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Obesogenic Environments in Youth
Filetype[PDF - 1.04 MB]


Details:
  • Pubmed ID:
    22516502
  • Pubmed Central ID:
    PMC3382037
  • Funding:
    P01-HD31921/HD/NICHD NIH HHS/United States
    P30 ES010126/ES/NIEHS NIH HHS/United States
    R01 HD041375/HD/NICHD NIH HHS/United States
    R01 HD041375/HD/NICHD NIH HHS/United States
    R01 HD041375-04/HD/NICHD NIH HHS/United States
    R01 HD057194/HD/NICHD NIH HHS/United States
    R01 HD057194/HD/NICHD NIH HHS/United States
    R01 HD057194-05/HD/NICHD NIH HHS/United States
    R01 HD39183/HD/NICHD NIH HHS/United States
    R01 HL104580/HL/NHLBI NIH HHS/United States
    R01 HL104580-02/HL/NHLBI NIH HHS/United States
    R24 HD050924/HD/NICHD NIH HHS/United States
    R36-EH000380/EH/NCEH CDC HHS/United States
    T32MH075854-04/MH/NIMH NIH HHS/United States
  • Document Type:
  • Collection(s):
  • Description:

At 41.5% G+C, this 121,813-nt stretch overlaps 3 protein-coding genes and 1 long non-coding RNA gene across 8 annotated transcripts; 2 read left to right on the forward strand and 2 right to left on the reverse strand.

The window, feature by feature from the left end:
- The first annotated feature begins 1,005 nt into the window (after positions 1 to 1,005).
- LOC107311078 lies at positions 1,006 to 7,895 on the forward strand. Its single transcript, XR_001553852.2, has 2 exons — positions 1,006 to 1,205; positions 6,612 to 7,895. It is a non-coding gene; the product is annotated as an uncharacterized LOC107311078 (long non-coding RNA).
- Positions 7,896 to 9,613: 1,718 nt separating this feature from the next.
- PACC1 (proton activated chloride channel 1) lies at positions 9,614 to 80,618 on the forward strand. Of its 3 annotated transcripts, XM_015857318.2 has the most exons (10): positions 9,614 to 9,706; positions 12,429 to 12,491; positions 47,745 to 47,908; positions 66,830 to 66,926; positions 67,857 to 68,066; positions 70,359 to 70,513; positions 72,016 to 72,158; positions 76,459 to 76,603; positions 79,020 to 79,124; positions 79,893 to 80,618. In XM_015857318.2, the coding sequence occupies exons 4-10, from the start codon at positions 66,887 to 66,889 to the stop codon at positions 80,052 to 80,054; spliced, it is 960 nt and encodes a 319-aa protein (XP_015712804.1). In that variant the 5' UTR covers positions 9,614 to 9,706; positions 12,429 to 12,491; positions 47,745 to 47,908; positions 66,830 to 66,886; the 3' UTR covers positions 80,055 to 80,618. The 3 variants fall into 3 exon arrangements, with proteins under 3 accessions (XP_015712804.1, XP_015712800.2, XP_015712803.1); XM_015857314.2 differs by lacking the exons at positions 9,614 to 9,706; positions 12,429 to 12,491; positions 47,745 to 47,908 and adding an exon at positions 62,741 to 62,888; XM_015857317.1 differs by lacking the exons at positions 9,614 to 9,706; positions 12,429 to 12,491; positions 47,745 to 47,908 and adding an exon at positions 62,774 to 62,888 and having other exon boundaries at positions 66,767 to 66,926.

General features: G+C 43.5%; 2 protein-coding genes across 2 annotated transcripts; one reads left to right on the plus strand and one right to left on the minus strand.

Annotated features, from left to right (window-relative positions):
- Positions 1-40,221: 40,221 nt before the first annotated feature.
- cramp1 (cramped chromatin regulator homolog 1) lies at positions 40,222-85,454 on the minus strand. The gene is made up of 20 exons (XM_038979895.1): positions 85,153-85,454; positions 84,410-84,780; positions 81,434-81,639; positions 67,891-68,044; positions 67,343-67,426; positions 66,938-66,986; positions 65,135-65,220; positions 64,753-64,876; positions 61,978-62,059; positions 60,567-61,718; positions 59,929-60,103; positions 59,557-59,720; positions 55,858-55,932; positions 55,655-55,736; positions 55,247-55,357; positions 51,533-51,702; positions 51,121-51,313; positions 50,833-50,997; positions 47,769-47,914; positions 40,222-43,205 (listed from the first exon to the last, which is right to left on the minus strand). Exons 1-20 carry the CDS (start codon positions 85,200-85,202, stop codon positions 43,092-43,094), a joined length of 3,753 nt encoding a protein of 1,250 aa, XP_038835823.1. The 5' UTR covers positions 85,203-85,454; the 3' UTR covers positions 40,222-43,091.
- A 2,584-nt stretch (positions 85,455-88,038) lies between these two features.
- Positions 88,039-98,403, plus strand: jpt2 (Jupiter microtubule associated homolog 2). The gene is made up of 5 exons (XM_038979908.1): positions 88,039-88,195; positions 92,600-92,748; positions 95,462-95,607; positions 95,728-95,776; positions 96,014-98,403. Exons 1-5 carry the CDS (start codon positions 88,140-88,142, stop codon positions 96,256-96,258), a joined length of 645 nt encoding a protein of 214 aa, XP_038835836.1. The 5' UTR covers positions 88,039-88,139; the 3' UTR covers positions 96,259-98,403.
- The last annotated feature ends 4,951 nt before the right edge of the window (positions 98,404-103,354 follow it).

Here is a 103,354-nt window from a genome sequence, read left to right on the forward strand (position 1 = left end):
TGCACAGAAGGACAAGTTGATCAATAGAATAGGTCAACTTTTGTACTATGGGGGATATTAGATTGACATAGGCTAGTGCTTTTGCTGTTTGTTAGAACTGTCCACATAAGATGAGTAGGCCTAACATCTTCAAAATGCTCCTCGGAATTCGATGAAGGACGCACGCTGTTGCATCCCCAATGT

To effectively prevent and reduce childhood obesity through healthy community design, it is essential to understand which neighborhood environment features influence weight gain in various age groups. However, most neighborhood environment research is cross-sectional, focuses on adults, and is often carried out in small, nongeneralizable geographic areas. Thus, there is a great need for longitudinal neighborhood environment research in diverse populations across the life cycle. This paper describes (1) insights and challenges of longitudinal neighborhood environment research and (2) advancements and remaining gaps in measurement and study design that examine individuals and neighborhoods within the context of the broader community. Literature-based research and findings from the Obesity and Neighborhood Environment Database (ONEdata), a unique longitudinal GIS that is spatially and temporally linked to data in the National Longitudinal Study of Adolescent Health (N=20,745), provide examples of current limitations in this area of research. Findings suggest a need for longitudinal methodologic advancements to better control for dynamic sources of bias, investigate and capture appropriate temporal frameworks, and address complex residential location processes within families. Development of improved neighborhood environment measures that capture relevant geographic areas within complex communities and investigation of differences across urbanicity and sociodemographic composition are needed. Further longitudinal research is needed to identify, refine, and evaluate national and local policies to most effectively reduce childhood obesity.